see two figures who put their faith in two very different gods.

First, consider Mary, a young woman, a teenager, whose
pregnancy was unplanned from her perspective but totally planned from God’s. Her
delivery and the birth of Jesus in the stable was not as she would have planned
but that too was part of God’s plan. Mary’s focus wasn’t on her unplanned circumstances but
on the God of Israel. She knew Him as a faithful God, so when the angel told
Mary she would give birth to the Holy One of Israel, her faith-filled response was,
“I am the Lord’s servant, may it be to me as you have said.” Mary’s faith in
God is truly a model for us when we face unexpected news about our life and the
lives of those we love. 

Then there is King Herod, who is threatened by the news that the king of the Jews has been born. When his plan to find Jesus and kill him is ruined and he is outwitted by the Magi, he takes matters into his own hands and kills all the boys in Bethlehem and vicinity under the age of two, whose lives we commemorate on the Day of Holy Innocents. He believes the birth of Jesus endangers his kingdom, and he kills a large portion of his future soldiers and population just to guard it.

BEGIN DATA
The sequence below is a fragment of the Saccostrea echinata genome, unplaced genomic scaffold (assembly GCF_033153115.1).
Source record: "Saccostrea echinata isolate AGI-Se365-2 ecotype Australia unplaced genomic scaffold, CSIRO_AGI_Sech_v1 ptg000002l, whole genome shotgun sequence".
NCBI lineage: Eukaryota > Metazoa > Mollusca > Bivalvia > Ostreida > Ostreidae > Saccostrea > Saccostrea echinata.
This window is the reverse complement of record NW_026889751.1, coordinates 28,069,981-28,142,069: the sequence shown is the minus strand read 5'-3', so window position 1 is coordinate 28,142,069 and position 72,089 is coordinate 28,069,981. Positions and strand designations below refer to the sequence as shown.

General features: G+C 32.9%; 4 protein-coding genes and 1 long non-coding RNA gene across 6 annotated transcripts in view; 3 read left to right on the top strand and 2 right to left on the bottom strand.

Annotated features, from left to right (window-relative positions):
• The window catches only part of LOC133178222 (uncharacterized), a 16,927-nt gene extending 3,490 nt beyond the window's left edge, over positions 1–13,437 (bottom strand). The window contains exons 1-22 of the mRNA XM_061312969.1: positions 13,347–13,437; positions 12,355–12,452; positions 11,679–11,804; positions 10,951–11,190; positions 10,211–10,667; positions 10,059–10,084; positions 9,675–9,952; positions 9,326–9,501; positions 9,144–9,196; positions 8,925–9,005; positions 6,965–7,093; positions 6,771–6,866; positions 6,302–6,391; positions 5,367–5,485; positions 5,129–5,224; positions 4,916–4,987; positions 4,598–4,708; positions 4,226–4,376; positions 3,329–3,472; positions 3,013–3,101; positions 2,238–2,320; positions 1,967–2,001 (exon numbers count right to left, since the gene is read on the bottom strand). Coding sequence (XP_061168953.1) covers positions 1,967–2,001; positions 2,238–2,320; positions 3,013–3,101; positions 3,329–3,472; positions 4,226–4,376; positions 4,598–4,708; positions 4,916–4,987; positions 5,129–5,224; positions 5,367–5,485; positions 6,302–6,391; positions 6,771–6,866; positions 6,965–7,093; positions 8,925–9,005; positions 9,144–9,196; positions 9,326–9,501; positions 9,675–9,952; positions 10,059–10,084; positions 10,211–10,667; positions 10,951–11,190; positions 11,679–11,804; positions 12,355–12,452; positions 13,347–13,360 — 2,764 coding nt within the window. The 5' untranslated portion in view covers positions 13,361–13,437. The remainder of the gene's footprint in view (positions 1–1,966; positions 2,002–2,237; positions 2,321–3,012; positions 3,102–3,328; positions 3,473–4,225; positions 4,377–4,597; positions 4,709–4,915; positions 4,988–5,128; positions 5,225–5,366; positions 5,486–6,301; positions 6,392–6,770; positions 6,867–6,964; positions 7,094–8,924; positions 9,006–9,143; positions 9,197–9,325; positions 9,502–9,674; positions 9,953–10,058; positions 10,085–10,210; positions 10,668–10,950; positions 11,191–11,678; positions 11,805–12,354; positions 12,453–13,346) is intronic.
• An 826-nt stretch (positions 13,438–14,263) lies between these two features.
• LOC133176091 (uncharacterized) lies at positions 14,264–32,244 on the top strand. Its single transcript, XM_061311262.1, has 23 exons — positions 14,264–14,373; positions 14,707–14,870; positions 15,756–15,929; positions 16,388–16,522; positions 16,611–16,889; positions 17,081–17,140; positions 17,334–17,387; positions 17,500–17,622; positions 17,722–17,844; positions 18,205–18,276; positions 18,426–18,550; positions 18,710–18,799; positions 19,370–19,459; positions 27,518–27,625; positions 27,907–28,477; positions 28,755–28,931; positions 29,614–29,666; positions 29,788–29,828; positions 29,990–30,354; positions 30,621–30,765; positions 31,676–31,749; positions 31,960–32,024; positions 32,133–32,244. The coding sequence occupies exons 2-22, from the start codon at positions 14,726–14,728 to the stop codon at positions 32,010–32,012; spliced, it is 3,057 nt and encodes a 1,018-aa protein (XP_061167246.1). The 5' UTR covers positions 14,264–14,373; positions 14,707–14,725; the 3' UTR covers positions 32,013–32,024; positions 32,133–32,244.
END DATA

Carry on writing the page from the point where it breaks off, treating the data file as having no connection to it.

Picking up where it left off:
Mary put her faith in the Truth, while Herod put his faith in satan’s twisted thinking, believing that killing little boys–those Holy Innocents–would protect him. How many of us would take Mary’s approach? How many would handle a crisis Herod’s way?

Who we put our faith in, when life and death challenges
arise, will impact not only how we navigate the problem but whether life is honored
or death is embraced.  Fear of suffering,
whether it is emotional or physical pain, will tempt us to take the easy way
out and play god. Or we can live with the struggles, believing God is with us
and will see us through.

Satan hates life, and John 10:10 reminds us that he came to
steal, kill, and destroy it, while Jesus came to give us life in abundance.

The Day of Holy Innocents, Advent, Christmas, and Epiphany provide a season to ponder life and truth, so that, as the next year unfolds, we will be equipped with a strong faith in a living God, whose presence is our greatest protection from the twisted truths of satan. I hope it is also the year when more of our churches start life-affirming ministries to address the very real needs in their communities – and church pews!

Written by Deacon Georgette Forney. This article originally featured in the December 2017 edition in Forward in Faith magazine.

Latest Posts


Church Army builds new facility in Aliquippa

Curabitur lobortis id lorem id bibendum. Ut id consectetur magna. Quisque volutpat augue enim, pulvinar lobortis nibh lacinia at. Read more

Church Army builds new facility in Aliquippa

Curabitur lobortis id lorem id bibendum. Ut id consectetur magna. Quisque volutpat augue enim, pulvinar lobortis nibh lacinia at. Read more

Church Army builds new facility in Aliquippa

Curabitur lobortis id lorem id bibendum. Ut id consectetur magna. Quisque volutpat augue enim, pulvinar lobortis nibh lacinia at. Read more